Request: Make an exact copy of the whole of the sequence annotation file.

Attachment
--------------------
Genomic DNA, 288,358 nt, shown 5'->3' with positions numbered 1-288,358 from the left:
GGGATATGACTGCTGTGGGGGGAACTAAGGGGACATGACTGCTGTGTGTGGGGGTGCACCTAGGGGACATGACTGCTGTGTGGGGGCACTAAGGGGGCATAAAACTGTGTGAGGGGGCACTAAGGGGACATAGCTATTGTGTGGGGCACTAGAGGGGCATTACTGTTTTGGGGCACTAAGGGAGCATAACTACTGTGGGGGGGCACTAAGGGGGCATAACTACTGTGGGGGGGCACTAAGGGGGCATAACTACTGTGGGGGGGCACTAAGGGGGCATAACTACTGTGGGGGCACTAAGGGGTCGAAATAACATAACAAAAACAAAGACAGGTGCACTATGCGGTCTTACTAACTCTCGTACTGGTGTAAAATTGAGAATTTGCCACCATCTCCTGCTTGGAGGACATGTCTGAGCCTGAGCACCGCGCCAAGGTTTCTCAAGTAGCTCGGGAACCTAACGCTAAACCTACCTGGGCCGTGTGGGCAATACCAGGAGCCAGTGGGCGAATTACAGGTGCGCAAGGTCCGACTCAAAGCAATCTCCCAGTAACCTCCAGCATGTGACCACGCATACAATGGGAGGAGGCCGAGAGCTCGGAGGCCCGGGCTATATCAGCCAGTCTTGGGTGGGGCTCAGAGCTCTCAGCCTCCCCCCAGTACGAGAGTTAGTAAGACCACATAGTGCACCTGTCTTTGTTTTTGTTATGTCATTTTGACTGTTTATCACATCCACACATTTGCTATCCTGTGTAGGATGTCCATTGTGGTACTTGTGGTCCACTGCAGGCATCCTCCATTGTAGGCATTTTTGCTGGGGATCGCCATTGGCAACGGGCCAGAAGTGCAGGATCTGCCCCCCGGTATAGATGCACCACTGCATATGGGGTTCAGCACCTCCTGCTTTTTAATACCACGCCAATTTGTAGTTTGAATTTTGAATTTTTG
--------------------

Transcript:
Genomic DNA, 288,358 nt, shown 5'->3' with positions numbered 1-288,358 from the left:
GGGATATGACTGCTGTGGGGGGAACTAAGGGGACATGACTGCTGTGTGTGGGGGTGCACCTAGGGGACATGACTGCTGTGTGGGGGCACTAAGGGGGCATAAAACTGTGTGAGGGGGCACTAAGGGGACATAGCTATTGTGTGGGGCACTAGAGGGGCATTACTGTTTTGGGGCACTAAGGGAGCATAACTACTGTGGGGGGGCACTAAGGGGGCATAACTACTGTGGGGGGGCACTAAGGGGGCATAACTACTGTGGGGGGGCACTAAGGGGGCATAACTACTGTGGGGGCACTAAGGGGTCGAAATAACATAACAAAAACAAAGACAGGTGCACTATGCGGTCTTACTAACTCTCGTACTGGTGTAAAATTGAGAATTTGCCACCATCTCCTGCTTGGAGGACATGTCTGAGCCTGAGCACCGCGCCAAGGTTTCTCAAGTAGCTCGGGAACCTAACGCTAAACCTACCTGGGCCGTGTGGGCAATACCAGGAGCCAGTGGGCGAATTACAGGTGCGCAAGGTCCGACTCAAAGCAATCTCCCAGTAACCTCCAGCATGTGACCACGCATACAATGGGAGGAGGCCGAGAGCTCGGAGGCCCGGGCTATATCAGCCAGTCTTGGGTGGGGCTCAGAGCTCTCAGCCTCCCCCCAGTACGAGAGTTAGTAAGACCACATAGTGCACCTGTCTTTGTTTTTGTTATGTCATTTTGACTGTTTATCACATCCACACATTTGCTATCCTGTGTAGGATGTCCATTGTGGTACTTGTGGTCCACTGCAGGCATCCTCCATTGTAGGCATTTTTGCTGGGGATCGCCATTGGCAACGGGCCAGAAGTGCAGGATCTGCCCCCCGGTATAGATGCACCACTGCATATGGGGTTCAGCACCTCCTGCTTTTTAATACCACGCCAATTTGTAGTTTGAATTTTGAATTTTTG